The pope (Latin: papa from Greek: πάππας pappas,[1] a child's word for "father"),[2] also known as the supreme pontiff (from Latin pontifex maximus "greatest bridge-builder"), is the Bishop
Bishop
of Rome, and therefore ex officio the leader of the worldwide Catholic Church.[3] The primacy of the Roman bishop is largely derived from his role as the supposed apostolic successor to Saint Peter, to whom Jesus is said to have given the Keys of Heaven
Keys of Heaven
and the powers of "binding and loosing", naming him as the "rock" upon which the church would be built. The pope is also head of state of Vatican City,[4] a sovereign city-state entirely enclaved within Rome. The current pope is Francis, who was elected on 13 March 2013, succeeding Benedict XVI.[5] The office of the pope is the papacy
[...More...]

"Pope" on:
Wikipedia
Google
Yahoo

Innocent I
Pope Innocent I (Latin: Innocentius I; d. 12 March 417) served as the Pope of the Catholic Church from 401 to his death in 417. From the beginning of his papacy, he was seen as the general arbitrator of ecclesiastical disputes in both the East and the West. He confirmed the prerogatives of the Archbishop of Thessalonica, and issued a decretal on disciplinary matters referred to him by the Bishop of Rouen. He defended the exiled John Chrysostom and consulted with the bishops of Africa concerning the Pelagian controversy, confirming the decisions of the African synods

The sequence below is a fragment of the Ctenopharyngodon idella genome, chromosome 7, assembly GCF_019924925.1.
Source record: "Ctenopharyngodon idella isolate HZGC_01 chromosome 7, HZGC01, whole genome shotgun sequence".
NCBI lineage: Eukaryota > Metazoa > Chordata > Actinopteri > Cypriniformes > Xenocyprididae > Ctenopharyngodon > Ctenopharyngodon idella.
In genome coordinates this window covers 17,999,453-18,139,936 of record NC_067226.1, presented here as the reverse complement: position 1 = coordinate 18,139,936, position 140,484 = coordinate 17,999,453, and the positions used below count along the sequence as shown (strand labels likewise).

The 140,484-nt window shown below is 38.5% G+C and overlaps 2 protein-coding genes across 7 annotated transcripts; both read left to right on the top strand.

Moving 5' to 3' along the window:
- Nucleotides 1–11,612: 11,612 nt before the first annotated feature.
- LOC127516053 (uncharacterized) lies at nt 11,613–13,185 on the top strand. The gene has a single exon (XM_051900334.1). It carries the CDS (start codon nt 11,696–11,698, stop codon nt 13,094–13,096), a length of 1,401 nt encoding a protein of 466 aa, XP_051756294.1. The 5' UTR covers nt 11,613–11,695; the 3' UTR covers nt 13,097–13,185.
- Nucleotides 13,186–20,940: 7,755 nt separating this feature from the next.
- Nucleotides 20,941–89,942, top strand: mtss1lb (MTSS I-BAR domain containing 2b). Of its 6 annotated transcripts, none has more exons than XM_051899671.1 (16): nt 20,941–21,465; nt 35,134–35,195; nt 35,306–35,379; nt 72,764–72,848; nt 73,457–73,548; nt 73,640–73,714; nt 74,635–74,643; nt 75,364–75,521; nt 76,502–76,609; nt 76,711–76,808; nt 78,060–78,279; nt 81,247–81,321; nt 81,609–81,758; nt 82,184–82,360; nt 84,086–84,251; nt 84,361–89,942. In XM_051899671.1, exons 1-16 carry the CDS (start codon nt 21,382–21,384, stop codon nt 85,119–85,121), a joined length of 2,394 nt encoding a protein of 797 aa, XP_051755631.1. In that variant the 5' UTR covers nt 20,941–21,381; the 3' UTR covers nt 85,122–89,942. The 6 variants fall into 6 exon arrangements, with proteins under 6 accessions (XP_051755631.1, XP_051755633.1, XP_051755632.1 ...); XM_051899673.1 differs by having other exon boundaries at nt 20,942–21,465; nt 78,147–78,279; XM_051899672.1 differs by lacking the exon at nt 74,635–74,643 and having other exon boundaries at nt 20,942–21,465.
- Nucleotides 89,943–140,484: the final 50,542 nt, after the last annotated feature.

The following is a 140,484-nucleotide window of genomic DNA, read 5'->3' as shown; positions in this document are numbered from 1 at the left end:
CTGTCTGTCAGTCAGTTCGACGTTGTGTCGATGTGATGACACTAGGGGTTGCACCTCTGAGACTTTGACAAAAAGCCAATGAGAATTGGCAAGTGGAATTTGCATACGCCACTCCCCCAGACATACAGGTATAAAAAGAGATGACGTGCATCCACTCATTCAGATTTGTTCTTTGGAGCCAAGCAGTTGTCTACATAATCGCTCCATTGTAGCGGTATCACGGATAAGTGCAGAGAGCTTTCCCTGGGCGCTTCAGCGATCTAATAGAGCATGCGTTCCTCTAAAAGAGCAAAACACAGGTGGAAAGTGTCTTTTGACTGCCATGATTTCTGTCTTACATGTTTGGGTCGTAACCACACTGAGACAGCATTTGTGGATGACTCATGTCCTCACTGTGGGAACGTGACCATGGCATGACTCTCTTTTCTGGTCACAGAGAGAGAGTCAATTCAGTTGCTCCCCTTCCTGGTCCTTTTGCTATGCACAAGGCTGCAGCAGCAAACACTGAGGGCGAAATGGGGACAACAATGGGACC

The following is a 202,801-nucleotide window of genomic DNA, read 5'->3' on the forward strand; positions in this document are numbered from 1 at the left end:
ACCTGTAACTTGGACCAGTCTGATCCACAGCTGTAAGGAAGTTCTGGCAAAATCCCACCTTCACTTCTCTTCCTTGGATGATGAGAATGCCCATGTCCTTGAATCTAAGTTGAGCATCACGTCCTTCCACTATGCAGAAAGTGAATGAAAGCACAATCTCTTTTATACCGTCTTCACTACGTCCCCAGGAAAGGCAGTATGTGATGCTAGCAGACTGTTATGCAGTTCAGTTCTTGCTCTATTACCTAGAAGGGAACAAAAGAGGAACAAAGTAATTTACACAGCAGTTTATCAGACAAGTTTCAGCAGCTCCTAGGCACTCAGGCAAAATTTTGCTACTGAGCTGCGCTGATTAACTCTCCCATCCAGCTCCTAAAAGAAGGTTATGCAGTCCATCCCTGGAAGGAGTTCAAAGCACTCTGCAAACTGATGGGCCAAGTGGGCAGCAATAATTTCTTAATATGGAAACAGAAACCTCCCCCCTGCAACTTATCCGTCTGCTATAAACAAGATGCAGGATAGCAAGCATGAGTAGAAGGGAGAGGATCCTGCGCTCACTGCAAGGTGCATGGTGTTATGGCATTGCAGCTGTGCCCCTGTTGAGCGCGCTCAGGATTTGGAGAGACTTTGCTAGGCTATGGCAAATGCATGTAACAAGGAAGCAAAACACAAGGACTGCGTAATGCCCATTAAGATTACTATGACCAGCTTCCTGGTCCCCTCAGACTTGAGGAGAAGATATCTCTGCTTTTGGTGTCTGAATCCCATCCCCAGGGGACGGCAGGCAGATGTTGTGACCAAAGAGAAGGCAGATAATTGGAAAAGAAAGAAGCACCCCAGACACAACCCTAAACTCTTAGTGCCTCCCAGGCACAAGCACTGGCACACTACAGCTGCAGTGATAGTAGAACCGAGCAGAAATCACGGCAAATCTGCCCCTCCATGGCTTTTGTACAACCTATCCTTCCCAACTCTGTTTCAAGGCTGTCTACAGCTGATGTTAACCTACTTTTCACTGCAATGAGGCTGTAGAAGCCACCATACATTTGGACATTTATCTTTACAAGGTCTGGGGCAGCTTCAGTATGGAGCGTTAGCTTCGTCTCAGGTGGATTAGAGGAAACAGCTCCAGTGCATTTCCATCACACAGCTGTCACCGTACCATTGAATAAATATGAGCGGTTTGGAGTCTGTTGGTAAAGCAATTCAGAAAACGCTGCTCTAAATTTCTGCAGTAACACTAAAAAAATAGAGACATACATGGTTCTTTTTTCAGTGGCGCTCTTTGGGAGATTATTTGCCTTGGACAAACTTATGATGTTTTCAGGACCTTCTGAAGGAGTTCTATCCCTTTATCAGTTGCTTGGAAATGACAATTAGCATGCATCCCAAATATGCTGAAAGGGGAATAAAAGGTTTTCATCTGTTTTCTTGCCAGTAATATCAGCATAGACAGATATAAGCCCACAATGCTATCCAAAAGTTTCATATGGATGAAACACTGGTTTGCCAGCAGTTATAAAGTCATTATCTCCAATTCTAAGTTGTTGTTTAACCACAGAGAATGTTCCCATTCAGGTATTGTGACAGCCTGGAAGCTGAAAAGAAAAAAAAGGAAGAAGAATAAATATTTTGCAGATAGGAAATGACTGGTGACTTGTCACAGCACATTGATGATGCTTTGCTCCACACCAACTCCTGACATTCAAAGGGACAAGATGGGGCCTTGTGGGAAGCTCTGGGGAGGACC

[...More...]

"Innocent I" on:
Wikipedia
Google
Yahoo

Capet
The House of Capet or the Direct Capetians (French: Capétiens directs, Maison capétienne), also called the House of France (la maison de France), or simply the Capets, ruled the Kingdom of France from 987 to 1328. It was the most senior line of the Capetian dynasty – itself a derivative dynasty from the Robertians. Historians in the 19th century came to apply the name "Capetian" to both the ruling house of France and to the wider-spread male-line descendants of Hugh Capet. It was not a contemporary practice (see House of France). They were sometimes called "the third race of kings", the Merovingians being the first, and the Carolingians being the second. The name Capet is derived from the nickname of Hugh, the first Capetian King, who was known as Hugh Capet. The direct line of the House of Capet came to an end in 1328, when the three sons of Philip IV all failed to produce surviving male heirs to the French throne
[...More...]

"Capet" on:
Wikipedia
Google
Yahoo

picture info

Priesthood (Catholic Church)
The ministerial orders of the Roman Catholic Church
Roman Catholic Church
(for similar but different rules among Eastern Catholics see Eastern Catholic Church) are those of bishop, presbyter (more commonly called priest in English), and deacon. The ordained priesthood and the common priesthood (or priesthood of all the baptized faithful) are different in function and essence.[1][2] The Catholic Church
Catholic Church
teaches that when a man participates in priesthood, he participates in the priesthood of Christ
Christ
Himself
[...More...]

"Priesthood (Catholic Church)" on:
Wikipedia